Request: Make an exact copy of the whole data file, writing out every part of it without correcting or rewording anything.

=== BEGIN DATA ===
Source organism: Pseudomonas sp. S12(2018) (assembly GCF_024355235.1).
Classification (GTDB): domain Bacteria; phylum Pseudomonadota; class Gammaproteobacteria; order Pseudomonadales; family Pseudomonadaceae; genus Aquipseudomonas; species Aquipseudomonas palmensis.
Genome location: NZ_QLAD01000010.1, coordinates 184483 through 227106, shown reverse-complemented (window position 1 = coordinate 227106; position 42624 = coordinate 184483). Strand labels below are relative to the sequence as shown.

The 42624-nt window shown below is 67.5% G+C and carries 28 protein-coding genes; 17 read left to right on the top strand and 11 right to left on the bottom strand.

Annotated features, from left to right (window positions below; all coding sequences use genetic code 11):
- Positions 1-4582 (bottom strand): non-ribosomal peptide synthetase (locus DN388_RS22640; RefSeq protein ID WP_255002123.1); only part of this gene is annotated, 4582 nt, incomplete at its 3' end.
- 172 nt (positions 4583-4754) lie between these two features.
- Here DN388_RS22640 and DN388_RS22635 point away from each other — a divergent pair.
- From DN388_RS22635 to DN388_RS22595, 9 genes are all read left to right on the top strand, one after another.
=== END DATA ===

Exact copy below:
Source organism: Pseudomonas sp. S12(2018) (assembly GCF_024355235.1).
Classification (GTDB): domain Bacteria; phylum Pseudomonadota; class Gammaproteobacteria; order Pseudomonadales; family Pseudomonadaceae; genus Aquipseudomonas; species Aquipseudomonas palmensis.
Genome location: NZ_QLAD01000010.1, coordinates 184483 through 227106, shown reverse-complemented (window position 1 = coordinate 227106; position 42624 = coordinate 184483). Strand labels below are relative to the sequence as shown.

The 42624-nt window shown below is 67.5% G+C and carries 28 protein-coding genes; 17 read left to right on the top strand and 11 right to left on the bottom strand.

Annotated features, from left to right (window positions below; all coding sequences use genetic code 11):
- Positions 1-4582 (bottom strand): non-ribosomal peptide synthetase (locus DN388_RS22640; RefSeq protein ID WP_255002123.1); only part of this gene is annotated, 4582 nt, incomplete at its 3' end.
- 172 nt (positions 4583-4754) lie between these two features.
- Here DN388_RS22640 and DN388_RS22635 point away from each other — a divergent pair.
- From DN388_RS22635 to DN388_RS22595, 9 genes are all read left to right on the top strand, one after another.